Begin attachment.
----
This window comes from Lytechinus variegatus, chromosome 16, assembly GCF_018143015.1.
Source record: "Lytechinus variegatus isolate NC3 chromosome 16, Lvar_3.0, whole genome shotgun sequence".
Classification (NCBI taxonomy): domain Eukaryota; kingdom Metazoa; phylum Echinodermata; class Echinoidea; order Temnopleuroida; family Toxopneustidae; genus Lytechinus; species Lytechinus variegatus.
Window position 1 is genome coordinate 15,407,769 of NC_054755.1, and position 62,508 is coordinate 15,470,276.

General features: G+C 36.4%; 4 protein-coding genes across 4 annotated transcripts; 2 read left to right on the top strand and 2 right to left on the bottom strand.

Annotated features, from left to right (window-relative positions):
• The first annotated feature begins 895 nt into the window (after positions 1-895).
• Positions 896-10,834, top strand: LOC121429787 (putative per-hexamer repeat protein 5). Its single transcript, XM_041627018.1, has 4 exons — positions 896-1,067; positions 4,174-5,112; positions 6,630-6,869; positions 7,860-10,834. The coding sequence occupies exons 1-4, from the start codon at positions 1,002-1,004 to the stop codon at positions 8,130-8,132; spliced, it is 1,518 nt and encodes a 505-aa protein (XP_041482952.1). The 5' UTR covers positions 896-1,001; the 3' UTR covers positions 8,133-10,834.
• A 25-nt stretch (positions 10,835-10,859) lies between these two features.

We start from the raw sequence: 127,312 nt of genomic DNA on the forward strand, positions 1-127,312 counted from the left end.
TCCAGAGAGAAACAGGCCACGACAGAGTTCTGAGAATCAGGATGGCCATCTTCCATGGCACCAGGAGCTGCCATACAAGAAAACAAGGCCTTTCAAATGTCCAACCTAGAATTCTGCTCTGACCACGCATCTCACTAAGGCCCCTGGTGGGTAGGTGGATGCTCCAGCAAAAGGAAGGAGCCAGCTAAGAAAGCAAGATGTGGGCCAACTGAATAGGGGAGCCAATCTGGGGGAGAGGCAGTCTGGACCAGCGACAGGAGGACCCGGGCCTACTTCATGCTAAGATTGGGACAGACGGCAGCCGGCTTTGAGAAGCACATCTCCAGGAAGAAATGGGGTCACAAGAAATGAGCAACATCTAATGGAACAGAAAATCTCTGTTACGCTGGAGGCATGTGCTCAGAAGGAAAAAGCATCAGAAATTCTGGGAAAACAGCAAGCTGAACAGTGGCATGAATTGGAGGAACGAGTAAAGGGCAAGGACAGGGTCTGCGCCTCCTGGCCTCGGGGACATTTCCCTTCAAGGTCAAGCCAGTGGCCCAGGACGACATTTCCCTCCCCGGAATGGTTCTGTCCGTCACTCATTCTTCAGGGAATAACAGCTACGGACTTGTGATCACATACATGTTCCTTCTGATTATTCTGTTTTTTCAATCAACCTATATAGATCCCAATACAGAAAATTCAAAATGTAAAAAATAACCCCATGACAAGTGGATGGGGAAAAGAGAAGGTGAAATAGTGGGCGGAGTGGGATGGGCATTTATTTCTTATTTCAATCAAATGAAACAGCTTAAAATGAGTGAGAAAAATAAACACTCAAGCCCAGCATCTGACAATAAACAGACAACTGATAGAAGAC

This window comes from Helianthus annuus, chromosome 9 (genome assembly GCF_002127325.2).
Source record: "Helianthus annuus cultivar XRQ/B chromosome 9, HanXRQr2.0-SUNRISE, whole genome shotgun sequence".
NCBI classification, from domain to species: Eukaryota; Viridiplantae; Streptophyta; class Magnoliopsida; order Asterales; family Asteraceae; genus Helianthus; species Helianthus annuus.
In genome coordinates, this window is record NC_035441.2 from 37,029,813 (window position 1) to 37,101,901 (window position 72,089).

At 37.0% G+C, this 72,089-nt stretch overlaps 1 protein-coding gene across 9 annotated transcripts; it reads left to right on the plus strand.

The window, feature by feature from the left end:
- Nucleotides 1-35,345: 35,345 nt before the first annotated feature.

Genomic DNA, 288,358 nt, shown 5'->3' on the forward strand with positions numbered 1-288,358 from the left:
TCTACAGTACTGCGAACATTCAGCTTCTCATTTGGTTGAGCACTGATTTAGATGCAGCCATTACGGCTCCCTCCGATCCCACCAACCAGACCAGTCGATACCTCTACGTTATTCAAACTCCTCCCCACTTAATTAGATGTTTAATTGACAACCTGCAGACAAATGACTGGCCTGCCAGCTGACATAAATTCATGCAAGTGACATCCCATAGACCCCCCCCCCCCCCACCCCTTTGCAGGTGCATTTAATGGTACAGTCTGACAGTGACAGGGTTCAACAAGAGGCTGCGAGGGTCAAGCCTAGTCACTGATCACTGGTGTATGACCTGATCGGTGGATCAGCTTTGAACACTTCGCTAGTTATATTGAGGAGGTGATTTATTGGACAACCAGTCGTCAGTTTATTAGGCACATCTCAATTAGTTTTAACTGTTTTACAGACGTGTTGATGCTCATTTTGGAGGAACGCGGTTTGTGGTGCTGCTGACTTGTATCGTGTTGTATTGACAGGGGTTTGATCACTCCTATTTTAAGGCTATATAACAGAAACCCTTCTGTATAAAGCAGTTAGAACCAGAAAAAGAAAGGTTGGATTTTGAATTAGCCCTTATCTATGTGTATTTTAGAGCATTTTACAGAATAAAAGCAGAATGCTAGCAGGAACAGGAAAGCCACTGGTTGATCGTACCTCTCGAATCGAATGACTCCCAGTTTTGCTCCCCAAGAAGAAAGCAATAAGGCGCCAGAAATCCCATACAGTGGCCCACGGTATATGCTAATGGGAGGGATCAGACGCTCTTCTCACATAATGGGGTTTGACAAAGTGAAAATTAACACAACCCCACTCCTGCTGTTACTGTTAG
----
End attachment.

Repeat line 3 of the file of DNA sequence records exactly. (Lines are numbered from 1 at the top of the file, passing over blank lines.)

Classification (NCBI taxonomy): domain Eukaryota; kingdom Metazoa; phylum Echinodermata; class Echinoidea; order Temnopleuroida; family Toxopneustidae; genus Lytechinus; species Lytechinus variegatus.